From the Editor: As Time Goes By

How Columbus Monthly staffer Brittany Moseley put together her feature on the Kilbourne Project

Dave Ghose
Columbus Monthly
From left, Aaron Heydinger, Nate Hatfield and Garrett Gandee in front of the Cross House, one of the homes they are restoring in Kilbourne.

Patience isn’t a virtue associated with journalism, but it’s something I’ve had to learn in the magazine business. When you’re working for a monthly publication, it can be a challenge to figure out when to write a major feature on a timely issue, topic or newsmaker. If you do your story too soon, you may miss important developments. Start too late, you’re rehashing old news. 

Often, the best solution is a compromise: Begin reporting early, perhaps with a rough publication target in the far-off future or maybe without even a deadline, and watch the story evolve over time. This often results in a richer piece, built upon months or even years of research and interviews, with plenty of inside access, narrative thrust and sharply drawn characters. 

This issue features a fine example of this kind of journalism. Back in January 2020, Brittany Moseley pitched me on writing about the Kilbourne Project, a group of friends who set out to single-handedly revive a struggling little Delaware County town, buying nearly all the properties in its commercial district. We agreed it would be interesting to follow this unique turnaround tale over the next few months, documenting its progress and challenges.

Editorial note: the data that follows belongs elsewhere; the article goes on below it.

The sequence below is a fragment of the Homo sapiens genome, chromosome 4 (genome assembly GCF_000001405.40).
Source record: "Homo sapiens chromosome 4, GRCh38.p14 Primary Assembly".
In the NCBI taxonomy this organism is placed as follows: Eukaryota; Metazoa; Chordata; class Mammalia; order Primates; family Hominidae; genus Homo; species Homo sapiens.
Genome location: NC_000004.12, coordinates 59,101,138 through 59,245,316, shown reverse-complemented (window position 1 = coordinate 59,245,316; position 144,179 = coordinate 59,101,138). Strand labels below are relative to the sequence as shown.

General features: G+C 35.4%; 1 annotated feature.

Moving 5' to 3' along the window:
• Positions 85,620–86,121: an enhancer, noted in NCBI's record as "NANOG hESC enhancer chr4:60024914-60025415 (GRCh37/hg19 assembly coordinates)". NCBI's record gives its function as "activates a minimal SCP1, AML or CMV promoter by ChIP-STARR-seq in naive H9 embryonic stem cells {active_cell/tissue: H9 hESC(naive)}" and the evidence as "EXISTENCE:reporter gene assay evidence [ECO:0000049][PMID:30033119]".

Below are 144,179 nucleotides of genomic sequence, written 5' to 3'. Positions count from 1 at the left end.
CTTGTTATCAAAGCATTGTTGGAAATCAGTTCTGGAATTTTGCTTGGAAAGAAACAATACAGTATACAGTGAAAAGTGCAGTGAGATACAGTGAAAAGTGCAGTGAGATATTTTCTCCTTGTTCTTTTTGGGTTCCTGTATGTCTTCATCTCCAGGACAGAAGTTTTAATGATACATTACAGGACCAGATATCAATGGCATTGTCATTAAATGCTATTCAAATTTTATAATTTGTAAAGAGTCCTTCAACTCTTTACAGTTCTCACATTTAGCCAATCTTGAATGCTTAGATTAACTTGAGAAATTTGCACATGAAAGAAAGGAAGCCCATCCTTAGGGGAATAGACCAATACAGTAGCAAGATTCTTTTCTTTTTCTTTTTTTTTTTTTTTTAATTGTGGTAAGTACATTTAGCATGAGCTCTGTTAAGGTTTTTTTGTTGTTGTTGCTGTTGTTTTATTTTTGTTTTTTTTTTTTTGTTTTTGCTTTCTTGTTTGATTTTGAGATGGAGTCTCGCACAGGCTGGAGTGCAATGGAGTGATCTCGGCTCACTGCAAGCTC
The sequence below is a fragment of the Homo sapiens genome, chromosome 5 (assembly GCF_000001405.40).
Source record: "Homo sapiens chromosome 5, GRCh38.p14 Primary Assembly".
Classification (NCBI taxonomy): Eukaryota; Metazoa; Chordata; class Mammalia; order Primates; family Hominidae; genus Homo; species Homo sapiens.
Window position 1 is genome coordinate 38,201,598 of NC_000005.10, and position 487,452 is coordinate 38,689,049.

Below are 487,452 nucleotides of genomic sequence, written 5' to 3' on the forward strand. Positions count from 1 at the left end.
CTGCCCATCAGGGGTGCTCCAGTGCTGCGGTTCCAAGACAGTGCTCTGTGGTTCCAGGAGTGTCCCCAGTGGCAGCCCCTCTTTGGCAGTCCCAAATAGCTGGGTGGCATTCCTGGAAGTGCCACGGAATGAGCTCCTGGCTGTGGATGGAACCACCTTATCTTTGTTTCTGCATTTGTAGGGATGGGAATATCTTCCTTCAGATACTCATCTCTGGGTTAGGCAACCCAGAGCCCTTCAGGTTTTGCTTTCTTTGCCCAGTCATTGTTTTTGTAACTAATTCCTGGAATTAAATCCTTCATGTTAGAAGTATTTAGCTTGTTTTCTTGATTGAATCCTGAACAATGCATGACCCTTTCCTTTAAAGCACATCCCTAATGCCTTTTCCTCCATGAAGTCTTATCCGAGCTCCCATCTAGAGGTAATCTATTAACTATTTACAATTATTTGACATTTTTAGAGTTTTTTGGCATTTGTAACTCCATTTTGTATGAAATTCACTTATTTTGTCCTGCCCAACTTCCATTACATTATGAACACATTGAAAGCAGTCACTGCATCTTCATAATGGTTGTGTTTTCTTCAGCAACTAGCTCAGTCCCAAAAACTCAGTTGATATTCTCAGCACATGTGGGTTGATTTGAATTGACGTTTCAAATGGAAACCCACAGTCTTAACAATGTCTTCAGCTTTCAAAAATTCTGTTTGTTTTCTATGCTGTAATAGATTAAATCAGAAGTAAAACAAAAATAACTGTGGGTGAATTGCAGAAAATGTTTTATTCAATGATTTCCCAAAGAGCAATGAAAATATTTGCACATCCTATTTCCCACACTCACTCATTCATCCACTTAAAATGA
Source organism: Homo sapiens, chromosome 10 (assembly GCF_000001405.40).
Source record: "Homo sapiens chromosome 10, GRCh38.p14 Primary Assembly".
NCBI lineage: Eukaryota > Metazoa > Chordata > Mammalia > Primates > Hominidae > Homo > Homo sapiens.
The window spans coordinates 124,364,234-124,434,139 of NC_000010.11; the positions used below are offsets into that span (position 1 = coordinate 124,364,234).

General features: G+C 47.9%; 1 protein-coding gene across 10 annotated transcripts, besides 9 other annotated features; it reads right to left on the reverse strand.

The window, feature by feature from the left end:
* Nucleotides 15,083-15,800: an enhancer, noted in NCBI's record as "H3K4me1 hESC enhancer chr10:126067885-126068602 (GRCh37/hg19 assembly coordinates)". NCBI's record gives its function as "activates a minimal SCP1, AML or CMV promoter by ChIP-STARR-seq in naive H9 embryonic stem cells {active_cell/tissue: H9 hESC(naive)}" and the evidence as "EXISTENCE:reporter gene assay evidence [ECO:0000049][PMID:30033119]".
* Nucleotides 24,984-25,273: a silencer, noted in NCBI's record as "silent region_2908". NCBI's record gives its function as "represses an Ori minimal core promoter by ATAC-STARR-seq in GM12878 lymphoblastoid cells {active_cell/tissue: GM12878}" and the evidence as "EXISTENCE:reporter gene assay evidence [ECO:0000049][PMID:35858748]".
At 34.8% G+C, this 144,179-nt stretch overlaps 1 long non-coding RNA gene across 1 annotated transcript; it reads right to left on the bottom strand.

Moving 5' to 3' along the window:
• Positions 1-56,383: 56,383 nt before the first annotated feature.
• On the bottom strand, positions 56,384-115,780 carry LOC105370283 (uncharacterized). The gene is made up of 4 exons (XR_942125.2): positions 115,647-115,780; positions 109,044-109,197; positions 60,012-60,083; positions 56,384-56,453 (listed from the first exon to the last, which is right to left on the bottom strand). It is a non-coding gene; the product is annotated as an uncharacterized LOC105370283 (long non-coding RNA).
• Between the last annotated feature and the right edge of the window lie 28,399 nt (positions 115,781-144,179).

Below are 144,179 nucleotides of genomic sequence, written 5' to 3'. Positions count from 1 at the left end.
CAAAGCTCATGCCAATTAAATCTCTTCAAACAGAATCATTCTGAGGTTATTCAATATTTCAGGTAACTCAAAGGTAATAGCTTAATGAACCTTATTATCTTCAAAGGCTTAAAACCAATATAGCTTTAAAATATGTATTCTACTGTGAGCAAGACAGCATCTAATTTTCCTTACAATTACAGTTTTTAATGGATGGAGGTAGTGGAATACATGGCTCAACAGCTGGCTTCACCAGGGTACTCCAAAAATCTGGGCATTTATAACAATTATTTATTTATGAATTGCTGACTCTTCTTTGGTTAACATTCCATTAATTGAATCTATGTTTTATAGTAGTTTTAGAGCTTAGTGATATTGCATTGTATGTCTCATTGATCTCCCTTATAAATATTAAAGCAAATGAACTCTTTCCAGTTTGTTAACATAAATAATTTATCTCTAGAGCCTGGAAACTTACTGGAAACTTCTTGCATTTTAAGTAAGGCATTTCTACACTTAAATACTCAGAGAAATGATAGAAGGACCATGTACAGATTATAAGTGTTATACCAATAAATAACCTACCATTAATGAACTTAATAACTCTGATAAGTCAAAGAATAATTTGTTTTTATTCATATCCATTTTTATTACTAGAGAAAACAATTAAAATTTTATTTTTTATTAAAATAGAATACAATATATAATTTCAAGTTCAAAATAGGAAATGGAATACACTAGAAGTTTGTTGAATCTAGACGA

Well, a few months extended beyond a year, as unforeseen obstacles—namely, a global health crisis that brought much of the world to a halt—altered plans. But Brittany didn’t give up on the idea. She remained in contact with the folks behind the Kilbourne Project as they attempted to pull off their audacious idea even during a pandemic. That patience paid off, and 20 months after first pitching the idea, Brittany’s story is finally being published (“We Bought a Town”). “In many ways, it’s good that I waited as long as I did, because I was able to get more of a story developed,” Brittany says. 

Brittany’s professional life also changed quite a bit during this period. When she pitched the idea, she was the assistant digital editor for Dispatch Magazines, which includes Columbus Monthly and its sister publications, Columbus CEO, Columbus Alive, Columbus Parent and Columbus Weddings. Then in April 2021—after excelling for two-plus years in her digital role—Brittany accepted a job as the associate editor for Columbus Monthly. 

Crunch Ramp Supremes

If you’re a regular reader of this magazine, then you’re probably familiar with Brittany’s work. While juggling her digital duties, she still managed to write stories for us on a variety of topics, ranging from a profile of Dave Chappelle’s chef, Nikki Steward, to a lovely short tribute to the roller skating group the Crunch Ramp Supremes, which appeared in our Best of Columbus issue in July

With Brittany now working for Columbus Monthly full time, we’re excited to showcase her reporting and writing in these pages more often. Hers should be a fun story to watch evolve over time. 

This story is from the August 2021 issue of Columbus Monthly.